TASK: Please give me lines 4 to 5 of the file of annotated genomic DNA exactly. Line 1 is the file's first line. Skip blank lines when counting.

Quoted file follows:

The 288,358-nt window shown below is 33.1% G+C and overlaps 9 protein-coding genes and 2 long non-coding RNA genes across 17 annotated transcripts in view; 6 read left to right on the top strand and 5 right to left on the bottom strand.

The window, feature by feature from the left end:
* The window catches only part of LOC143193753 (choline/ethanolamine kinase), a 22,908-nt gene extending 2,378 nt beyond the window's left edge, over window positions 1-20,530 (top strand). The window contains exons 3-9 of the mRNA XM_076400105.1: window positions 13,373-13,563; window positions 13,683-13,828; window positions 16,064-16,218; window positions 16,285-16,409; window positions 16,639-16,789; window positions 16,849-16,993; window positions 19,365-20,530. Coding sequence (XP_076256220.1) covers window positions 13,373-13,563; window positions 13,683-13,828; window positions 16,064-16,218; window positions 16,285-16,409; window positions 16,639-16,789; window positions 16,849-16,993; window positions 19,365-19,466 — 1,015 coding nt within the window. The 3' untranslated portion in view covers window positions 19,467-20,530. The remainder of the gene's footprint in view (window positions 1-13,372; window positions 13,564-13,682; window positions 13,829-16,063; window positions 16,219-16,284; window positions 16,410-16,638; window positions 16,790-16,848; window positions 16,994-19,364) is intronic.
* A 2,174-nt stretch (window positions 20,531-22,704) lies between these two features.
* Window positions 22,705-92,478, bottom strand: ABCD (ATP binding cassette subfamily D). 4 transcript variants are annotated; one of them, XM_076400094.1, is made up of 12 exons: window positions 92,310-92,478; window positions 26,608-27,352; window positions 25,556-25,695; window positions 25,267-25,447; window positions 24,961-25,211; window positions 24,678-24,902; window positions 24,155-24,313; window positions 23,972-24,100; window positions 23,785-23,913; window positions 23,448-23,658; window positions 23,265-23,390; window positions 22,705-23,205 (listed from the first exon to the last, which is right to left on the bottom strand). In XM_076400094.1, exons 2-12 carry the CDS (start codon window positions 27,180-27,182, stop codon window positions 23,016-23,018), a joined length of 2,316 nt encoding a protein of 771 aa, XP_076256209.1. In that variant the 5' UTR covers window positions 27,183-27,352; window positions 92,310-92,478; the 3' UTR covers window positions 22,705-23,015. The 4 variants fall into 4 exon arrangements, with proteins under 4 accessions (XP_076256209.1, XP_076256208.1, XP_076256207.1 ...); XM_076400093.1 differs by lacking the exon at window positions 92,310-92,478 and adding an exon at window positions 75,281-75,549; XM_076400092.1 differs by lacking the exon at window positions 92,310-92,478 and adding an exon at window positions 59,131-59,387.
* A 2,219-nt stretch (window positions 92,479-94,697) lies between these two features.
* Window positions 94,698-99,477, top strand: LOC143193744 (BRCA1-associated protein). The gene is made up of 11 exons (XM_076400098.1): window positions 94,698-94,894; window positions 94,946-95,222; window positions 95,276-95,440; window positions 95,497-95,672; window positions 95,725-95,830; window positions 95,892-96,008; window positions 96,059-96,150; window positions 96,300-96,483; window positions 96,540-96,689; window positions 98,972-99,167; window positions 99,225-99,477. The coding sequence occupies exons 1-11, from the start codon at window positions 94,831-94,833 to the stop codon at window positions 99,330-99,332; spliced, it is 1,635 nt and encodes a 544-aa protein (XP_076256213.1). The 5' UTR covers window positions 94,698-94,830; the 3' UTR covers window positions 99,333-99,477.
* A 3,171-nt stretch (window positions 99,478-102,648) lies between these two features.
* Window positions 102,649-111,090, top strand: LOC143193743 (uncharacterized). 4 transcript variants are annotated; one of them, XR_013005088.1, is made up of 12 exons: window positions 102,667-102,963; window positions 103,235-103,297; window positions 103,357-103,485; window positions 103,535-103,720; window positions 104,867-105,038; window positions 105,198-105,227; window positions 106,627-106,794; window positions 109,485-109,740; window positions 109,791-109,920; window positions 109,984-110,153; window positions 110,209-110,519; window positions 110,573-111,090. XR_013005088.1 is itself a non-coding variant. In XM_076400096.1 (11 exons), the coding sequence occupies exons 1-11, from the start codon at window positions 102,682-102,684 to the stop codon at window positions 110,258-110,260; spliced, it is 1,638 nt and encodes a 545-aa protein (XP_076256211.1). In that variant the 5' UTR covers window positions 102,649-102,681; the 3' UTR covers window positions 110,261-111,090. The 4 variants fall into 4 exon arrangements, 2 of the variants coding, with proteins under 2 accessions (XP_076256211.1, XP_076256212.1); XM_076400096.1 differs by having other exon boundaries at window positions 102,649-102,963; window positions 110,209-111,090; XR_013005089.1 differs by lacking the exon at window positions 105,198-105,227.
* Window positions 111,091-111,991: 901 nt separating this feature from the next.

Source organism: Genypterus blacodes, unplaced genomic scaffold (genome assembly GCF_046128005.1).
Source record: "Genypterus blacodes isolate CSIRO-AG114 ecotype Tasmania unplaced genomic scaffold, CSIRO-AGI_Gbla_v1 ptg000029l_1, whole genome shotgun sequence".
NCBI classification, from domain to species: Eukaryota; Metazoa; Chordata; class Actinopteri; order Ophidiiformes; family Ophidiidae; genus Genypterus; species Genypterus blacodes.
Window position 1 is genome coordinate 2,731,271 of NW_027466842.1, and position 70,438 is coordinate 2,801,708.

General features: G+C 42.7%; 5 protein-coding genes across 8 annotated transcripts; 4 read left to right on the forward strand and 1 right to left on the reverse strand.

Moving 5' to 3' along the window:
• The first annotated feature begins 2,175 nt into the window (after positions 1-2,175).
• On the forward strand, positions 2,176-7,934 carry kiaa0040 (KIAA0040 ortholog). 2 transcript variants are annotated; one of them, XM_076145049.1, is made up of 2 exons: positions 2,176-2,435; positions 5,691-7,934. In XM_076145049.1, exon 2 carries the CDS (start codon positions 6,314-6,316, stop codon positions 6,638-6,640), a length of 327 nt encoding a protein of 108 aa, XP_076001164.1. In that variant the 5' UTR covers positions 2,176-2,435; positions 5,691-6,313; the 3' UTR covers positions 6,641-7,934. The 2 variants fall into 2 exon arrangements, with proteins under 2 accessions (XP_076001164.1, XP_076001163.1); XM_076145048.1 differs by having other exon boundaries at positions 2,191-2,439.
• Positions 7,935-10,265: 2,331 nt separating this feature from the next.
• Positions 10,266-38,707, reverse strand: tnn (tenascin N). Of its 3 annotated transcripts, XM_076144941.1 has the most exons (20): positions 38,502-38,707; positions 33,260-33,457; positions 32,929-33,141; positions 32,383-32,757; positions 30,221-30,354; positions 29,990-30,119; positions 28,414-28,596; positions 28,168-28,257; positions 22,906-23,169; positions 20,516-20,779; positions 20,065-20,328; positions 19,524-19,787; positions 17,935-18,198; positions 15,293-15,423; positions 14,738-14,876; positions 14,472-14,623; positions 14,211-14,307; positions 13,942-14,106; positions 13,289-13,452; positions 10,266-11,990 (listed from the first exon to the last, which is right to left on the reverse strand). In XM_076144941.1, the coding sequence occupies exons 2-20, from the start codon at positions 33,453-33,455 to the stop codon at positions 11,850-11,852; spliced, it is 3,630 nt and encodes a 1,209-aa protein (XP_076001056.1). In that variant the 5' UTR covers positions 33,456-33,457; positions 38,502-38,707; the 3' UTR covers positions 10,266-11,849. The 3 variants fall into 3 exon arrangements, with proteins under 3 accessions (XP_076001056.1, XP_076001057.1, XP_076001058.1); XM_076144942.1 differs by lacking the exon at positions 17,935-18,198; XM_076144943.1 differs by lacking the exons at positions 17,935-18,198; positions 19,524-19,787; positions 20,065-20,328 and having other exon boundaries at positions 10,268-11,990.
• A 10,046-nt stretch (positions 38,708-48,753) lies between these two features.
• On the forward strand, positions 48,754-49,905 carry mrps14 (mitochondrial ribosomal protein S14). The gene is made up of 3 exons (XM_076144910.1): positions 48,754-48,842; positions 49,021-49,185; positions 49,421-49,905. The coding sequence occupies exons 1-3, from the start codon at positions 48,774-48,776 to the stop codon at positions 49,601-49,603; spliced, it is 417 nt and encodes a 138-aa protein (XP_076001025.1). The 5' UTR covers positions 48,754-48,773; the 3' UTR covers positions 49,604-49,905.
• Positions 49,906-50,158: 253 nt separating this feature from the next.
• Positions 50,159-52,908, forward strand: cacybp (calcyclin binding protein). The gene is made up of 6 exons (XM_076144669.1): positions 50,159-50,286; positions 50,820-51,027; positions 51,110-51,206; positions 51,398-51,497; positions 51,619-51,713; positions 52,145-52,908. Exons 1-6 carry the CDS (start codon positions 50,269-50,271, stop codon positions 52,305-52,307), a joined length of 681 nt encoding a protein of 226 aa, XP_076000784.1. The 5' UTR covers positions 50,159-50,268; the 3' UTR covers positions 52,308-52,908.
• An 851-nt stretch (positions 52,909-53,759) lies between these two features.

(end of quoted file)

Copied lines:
* A 2,174-nt stretch (window positions 20,531-22,704) lies between these two features.
* Window positions 22,705-92,478, bottom strand: ABCD (ATP binding cassette subfamily D). 4 transcript variants are annotated; one of them, XM_076400094.1, is made up of 12 exons: window positions 92,310-92,478; window positions 26,608-27,352; window positions 25,556-25,695; window positions 25,267-25,447; window positions 24,961-25,211; window positions 24,678-24,902; window positions 24,155-24,313; window positions 23,972-24,100; window positions 23,785-23,913; window positions 23,448-23,658; window positions 23,265-23,390; window positions 22,705-23,205 (listed from the first exon to the last, which is right to left on the bottom strand). In XM_076400094.1, exons 2-12 carry the CDS (start codon window positions 27,180-27,182, stop codon window positions 23,016-23,018), a joined length of 2,316 nt encoding a protein of 771 aa, XP_076256209.1. In that variant the 5' UTR covers window positions 27,183-27,352; window positions 92,310-92,478; the 3' UTR covers window positions 22,705-23,015. The 4 variants fall into 4 exon arrangements, with proteins under 4 accessions (XP_076256209.1, XP_076256208.1, XP_076256207.1 ...); XM_076400093.1 differs by lacking the exon at window positions 92,310-92,478 and adding an exon at window positions 75,281-75,549; XM_076400092.1 differs by lacking the exon at window positions 92,310-92,478 and adding an exon at window positions 59,131-59,387.